By Clint Thompson
A proper soil test can better prepare growers for the upcoming planting season. It should be done well in advance, says Eric Simonne, University of Florida/IFAS Northeast Extension District Director.
“Ahead of the planting season is always the right time to do soil testing. You want to do that ahead of time enough so that if they have to put out lime then the lime has time to react,” Simonne said. “You need to take your soil test a couple of months before the target planting date.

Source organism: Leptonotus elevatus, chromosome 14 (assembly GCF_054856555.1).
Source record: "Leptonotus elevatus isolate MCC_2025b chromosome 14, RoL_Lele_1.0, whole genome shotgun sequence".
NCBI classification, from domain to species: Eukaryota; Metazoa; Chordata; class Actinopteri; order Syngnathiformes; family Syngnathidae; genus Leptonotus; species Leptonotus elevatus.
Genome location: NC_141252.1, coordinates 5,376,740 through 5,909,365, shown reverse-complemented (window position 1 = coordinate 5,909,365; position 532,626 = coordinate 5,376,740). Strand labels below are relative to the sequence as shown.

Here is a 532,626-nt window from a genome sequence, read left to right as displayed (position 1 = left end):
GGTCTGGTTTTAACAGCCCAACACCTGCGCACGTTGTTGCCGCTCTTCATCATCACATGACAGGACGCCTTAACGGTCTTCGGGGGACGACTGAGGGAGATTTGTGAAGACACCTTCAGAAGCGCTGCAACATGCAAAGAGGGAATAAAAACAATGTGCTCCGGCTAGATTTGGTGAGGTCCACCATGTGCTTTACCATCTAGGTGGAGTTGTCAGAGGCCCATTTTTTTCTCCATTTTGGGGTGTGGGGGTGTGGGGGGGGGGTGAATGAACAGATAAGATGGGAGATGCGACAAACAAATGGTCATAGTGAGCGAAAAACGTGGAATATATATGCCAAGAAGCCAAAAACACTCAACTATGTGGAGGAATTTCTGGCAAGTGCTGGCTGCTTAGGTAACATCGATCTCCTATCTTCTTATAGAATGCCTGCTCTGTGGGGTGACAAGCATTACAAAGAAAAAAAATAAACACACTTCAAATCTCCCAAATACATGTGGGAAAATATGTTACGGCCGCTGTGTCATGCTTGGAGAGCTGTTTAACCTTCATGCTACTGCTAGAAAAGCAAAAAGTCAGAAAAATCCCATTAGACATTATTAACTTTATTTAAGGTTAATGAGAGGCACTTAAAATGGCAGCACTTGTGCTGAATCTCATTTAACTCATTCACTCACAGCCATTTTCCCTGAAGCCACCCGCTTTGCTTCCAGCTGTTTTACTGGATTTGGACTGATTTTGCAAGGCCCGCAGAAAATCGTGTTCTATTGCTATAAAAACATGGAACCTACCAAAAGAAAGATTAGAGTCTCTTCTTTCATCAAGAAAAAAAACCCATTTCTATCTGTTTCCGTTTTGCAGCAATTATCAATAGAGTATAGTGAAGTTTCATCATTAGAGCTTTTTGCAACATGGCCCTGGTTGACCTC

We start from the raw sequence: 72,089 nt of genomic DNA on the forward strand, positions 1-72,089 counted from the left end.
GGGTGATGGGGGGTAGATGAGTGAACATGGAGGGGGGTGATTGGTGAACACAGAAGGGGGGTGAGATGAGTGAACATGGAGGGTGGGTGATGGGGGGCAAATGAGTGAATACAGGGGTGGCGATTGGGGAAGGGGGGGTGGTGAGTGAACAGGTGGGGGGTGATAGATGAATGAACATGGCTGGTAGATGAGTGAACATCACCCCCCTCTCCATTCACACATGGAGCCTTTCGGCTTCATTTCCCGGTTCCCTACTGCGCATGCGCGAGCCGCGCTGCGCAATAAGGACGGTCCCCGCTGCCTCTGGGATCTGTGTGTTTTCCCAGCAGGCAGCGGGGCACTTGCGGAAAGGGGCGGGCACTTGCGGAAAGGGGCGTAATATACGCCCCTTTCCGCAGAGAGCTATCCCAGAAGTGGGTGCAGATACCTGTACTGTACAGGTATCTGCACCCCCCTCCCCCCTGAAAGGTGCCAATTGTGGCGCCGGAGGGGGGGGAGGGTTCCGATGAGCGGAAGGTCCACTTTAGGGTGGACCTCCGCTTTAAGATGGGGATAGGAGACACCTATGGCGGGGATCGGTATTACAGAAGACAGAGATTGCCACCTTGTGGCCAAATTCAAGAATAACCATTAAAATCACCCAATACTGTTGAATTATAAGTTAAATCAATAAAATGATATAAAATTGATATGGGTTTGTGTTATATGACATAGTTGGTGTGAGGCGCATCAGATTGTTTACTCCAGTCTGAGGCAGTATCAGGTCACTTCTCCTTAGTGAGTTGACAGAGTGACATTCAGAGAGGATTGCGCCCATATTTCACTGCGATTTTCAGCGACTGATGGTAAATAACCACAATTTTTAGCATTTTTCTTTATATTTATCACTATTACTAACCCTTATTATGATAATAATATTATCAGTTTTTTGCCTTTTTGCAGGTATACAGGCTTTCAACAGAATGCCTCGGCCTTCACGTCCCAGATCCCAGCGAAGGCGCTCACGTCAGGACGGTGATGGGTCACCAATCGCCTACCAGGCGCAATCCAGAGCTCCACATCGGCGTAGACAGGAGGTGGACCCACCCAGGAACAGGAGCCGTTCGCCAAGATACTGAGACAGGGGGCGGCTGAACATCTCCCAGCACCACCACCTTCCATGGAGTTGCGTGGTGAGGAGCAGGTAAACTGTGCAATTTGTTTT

“The No. 1 thing you want to know from your soil test is your pH and then your buffer pH. With your actual pH and buffer pH you get an idea of how much lime you need to apply. Some of the soil in South Florida they don’t need lime, but some others do.”
According to UF/IFAS, the soil pH should be between 6.0 and 6.5. If the pH is too low, then liming is needed. But there is a potential for overliming. This can lead to a high soil pH, which growers need to avoid as well. This can tie up micronutrients and phosphorus, causing a restriction of their uptake by the plants.
Soil tests can provide recommendations for phosphorous, potassium, calcium, magnesium, sulfur and other micronutrients. The amount of nitrogen required by vegetable plants must be applied every growing season because it leaches quickly.